24 Letter from Dunayevskaya to James on "circumstances surrounding" Lenin's Notebooks, May 14, 1949.
25 Nadezhda Krupskaya (1869-1939) was a Russian revolutionary, writer, educator and Secretary of the Bolshevik Faction of the Russian Social Democratic Party. She was also wife and advisor to V.I. Lenin. Her Reminiscences of Lenin (1933) was a retrospective recollection, covering the period from when she first met Lenin (1897), up to the October Revolution (1917).
26 Letter from Dunayevskaya to James on Lenin and the "actualization of the dialectic proper", May 17, 1949.
27 Lenin, 'Notebooks on Imperialism (1915-16).
28 GWF Hegel, Phenomenology of Mind (1807), the title of this work has also been translated into English as Phenomenology of Spirit.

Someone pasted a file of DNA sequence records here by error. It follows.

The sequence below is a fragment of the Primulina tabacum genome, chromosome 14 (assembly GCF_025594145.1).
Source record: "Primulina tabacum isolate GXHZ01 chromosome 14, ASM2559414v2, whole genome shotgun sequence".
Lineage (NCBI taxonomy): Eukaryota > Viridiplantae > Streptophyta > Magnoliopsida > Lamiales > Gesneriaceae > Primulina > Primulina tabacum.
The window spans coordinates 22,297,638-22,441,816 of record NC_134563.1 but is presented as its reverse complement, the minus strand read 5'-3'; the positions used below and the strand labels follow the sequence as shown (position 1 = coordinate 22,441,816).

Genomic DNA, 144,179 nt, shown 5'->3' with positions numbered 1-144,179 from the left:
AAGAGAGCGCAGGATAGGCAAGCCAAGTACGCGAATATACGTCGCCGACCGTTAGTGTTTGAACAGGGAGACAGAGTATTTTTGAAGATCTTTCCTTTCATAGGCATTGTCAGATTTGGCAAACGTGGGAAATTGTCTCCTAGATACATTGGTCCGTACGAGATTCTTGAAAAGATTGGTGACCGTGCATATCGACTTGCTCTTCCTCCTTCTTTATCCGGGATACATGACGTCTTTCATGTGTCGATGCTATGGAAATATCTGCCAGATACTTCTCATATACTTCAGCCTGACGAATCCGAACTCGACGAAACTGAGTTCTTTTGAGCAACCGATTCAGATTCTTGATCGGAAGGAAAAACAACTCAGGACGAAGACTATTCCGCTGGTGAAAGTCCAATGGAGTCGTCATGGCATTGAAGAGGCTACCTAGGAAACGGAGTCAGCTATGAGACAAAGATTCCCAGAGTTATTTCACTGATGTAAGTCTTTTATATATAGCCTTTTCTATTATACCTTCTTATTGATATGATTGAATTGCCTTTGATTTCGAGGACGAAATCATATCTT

29 John A. Hobson (1858-1940), was an English journalist whose writings on British Imperialism, particularly his book Imperialism: A study (1902), provided source material, and a stimulus to thinking, for Lenin's book on Imperialism. Rudolph Hilferding (1877-1941), was a significant figure in the German Social Democratic Party prior to World War I. He took a pacifist stance on the War. He was the author of Finance Capital: A Study of the Latest Phase of Capitalist Development (1910), which was another one of the key sources that Lenin drew on for his book on Imperialism. Rosa Luxemburg (1871-1919), was a major figure in Second International. She was one of the few major figures in the German Social Democratic Party (SPD) who actively opposed World War I as an imperialist war. She broke with the SPD over its leadership's stance on the War. Her major work on Marx and political economy, The Accumulation of Capital (1913), was influential amongst her Marxist contemporaries, but 'criticised by Lenin.
30 Lenin, 'Karl Marx: A Brief Biographical Sketch With an Exposition of Marxism (1915).
31 Lenin, 'State & Revolution (1917).